When you think of leadership and power, do you always think of positive leaders? While it would be wonderful for all leaders to be positive and to evoke positive change in the world, this is not always the case. If a leader does not do positive things for their subordinates, are they are bad leader? According Pennsylvania State University World Campus Online Commentary for Psych 485 (2014) “power is the capacity to cause change and influence is the degree of actual change in attitudes, values, beliefs, or behaviors.” (PSU WC, Lesson 7, p. 3). Those who have power and influence are not always good leaders. I can give many examples of this, but lead character Joe Carroll from the hit television show The Following is the perfect example of this type of leader (2014).
Joe Carroll, previously a college professor and author, leads a cult of killers and influences them in many ways to kill individuals, reaping havoc on the world. When watching the show, it is very interesting to me how he is able to influence so many people and has moles in the FBI, schools, and pretty much everywhere. Seemingly normal people, even those with families and children, drop their lives to follow his cult and kill on his behalf.
Because he has a vendetta against FBI agent Ryan Hardy for falling in love with and sleeping with his ex-wife, he is currently out for revenge to ruin Ryan’s life, or anyone around him, and get his wife back. Although he has a natural need to kill others, he controls his cult and gets them to kill for him using personalized power. Individuals with a high need for personalized power are selfish, impulsive, and exercise power for their own needs, not for the good of their followers (PSU WC, Lesson 7, p. 6). While his followers think that he truly cares about them, his only care is in getting what he wanst, which always involves proving to the world that he is a force to be reckoned with.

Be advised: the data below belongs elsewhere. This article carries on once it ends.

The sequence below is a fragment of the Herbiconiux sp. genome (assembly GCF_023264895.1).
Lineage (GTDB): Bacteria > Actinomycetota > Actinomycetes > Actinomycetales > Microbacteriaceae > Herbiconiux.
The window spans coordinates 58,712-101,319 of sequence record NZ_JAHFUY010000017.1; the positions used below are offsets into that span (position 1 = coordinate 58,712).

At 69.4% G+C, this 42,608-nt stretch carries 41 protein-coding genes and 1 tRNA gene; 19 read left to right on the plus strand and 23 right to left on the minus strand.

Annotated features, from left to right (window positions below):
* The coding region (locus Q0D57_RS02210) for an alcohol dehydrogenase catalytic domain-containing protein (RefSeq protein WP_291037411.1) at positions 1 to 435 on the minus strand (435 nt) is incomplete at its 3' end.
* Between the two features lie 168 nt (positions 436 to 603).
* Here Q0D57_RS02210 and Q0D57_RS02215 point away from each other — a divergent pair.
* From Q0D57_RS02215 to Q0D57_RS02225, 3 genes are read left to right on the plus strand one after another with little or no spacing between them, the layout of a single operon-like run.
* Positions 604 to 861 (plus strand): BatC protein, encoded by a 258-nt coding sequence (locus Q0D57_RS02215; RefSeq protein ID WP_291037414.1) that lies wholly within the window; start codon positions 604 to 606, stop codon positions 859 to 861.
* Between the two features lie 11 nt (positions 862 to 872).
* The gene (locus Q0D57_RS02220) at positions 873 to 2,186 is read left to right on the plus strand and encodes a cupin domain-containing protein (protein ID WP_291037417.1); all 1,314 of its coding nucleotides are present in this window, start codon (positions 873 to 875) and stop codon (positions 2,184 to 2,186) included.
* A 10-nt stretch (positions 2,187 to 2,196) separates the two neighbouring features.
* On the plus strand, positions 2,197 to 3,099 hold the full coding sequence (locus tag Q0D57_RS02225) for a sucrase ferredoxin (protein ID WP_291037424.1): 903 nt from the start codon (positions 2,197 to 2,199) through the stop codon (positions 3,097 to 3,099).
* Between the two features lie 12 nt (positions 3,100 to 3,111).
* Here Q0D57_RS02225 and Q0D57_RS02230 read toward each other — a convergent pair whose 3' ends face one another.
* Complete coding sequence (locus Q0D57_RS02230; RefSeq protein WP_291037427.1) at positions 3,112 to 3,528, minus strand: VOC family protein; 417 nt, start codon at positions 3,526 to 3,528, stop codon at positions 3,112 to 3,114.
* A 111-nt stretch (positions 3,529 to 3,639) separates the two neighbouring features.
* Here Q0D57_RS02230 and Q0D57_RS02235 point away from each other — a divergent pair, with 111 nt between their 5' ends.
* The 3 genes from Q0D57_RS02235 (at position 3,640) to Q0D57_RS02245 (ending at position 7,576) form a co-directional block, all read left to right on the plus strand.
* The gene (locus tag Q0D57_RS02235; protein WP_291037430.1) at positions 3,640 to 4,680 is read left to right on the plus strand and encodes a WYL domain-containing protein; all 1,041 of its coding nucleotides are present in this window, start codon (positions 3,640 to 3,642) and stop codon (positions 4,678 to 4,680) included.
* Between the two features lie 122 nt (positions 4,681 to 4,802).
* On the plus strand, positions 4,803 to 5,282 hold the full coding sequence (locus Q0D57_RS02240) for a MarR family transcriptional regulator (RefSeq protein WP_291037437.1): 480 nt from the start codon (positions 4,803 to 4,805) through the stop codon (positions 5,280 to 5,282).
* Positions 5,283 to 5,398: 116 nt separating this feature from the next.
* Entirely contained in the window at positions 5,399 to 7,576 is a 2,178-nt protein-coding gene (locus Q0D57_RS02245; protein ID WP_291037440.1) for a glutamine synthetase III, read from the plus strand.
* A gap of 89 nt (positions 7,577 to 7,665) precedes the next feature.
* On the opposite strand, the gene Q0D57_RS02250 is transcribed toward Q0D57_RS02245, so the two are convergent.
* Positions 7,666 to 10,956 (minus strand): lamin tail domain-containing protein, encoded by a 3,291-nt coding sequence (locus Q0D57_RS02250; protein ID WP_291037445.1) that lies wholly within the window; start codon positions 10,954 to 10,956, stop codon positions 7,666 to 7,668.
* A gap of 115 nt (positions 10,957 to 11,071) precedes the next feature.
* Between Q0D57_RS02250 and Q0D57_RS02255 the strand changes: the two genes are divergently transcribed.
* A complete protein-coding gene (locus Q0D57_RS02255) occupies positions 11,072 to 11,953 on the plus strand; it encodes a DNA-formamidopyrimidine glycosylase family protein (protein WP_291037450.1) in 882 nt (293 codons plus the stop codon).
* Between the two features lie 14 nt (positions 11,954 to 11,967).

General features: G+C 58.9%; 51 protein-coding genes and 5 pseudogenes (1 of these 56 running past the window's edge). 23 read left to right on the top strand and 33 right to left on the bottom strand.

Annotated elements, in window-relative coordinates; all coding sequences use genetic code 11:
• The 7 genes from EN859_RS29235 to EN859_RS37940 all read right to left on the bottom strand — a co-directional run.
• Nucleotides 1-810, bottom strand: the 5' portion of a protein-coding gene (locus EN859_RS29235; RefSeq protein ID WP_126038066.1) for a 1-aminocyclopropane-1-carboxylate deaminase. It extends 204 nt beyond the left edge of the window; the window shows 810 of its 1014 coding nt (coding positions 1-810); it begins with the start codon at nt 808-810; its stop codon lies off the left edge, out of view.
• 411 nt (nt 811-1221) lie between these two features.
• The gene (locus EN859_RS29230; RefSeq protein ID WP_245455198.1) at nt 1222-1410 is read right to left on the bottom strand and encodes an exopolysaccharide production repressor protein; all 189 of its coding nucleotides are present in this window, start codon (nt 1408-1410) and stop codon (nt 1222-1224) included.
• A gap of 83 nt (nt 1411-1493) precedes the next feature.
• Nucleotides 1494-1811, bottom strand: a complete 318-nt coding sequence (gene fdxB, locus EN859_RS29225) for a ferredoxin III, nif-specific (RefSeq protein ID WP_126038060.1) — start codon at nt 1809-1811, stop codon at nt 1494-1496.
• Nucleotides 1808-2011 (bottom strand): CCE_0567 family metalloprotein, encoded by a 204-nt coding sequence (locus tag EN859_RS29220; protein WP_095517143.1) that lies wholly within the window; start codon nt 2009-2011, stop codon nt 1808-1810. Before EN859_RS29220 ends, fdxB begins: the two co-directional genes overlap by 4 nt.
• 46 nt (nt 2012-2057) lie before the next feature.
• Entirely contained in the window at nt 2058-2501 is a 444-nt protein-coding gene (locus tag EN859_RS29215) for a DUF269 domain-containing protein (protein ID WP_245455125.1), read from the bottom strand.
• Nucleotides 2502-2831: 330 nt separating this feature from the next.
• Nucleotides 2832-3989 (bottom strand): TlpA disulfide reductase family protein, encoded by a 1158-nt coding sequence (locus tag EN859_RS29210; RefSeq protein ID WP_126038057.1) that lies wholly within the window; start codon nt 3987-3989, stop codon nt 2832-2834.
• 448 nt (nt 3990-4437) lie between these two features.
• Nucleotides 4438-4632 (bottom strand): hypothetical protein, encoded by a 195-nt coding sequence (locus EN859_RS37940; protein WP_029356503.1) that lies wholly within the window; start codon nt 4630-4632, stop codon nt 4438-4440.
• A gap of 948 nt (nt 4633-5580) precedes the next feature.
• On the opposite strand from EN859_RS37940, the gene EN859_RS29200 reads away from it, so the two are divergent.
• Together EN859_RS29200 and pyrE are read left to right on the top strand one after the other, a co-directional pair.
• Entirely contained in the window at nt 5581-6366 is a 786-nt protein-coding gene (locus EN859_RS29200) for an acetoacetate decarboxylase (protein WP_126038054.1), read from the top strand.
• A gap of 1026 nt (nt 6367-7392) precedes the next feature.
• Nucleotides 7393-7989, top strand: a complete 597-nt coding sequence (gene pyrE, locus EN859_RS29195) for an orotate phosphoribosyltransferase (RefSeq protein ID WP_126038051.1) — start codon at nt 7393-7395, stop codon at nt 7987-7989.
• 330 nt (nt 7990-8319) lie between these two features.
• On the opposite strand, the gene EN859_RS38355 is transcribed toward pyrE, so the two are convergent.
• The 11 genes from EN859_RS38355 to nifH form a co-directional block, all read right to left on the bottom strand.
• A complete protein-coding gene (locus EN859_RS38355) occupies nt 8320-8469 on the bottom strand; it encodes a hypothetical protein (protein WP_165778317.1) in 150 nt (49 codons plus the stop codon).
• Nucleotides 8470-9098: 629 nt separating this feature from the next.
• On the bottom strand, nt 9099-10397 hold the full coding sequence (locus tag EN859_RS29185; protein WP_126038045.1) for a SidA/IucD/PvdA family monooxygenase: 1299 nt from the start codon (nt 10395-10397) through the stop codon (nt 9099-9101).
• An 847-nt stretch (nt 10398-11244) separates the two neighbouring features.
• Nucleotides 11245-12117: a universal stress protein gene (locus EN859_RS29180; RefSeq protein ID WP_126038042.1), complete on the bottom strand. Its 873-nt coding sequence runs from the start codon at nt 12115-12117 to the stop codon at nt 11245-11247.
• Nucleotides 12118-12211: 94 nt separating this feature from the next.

It is hard to understand how someone is able to influence seemingly normal people to kill other human beings and be alright with it. According to online lesson 7 (2014) there are many influence tactics, orbehaviors, designed to change another person’s attitudes, beliefs, values, or behaviors (p. 3), that Joe Carroll uses with his cult members. In particular, two tactics stand out: rational persuasion and inspirational appeals. Rational persuasions involve the leader using logical arguments or factual evidence to influence others and inspirational appeals involve the leader making requests that are designed to arouse enthusiasm or emotion in the group (PSU WC, Lesson 7, p. 7). Carroll’s followers literally worship the ground that he walks on, and that is because he is able to make them believe that he is their family and the cult is the only thing they have in a world where no one else understands them. All of these are reasons why Carroll is a perfect leader according to the power and influence theory, but a negative one at the same time.
Pennsylvania State University World Campus (2014). Lesson 7: Power and Influence. Retrieved from https://courses.worldcampus.psu.edu/su14/psych485/001/content/07_lesson/01_page.html
Williamson, Kevin. (2013). The Following. New York City: Outerbanks Entertainment.
Below is a clip of Joe Carroll: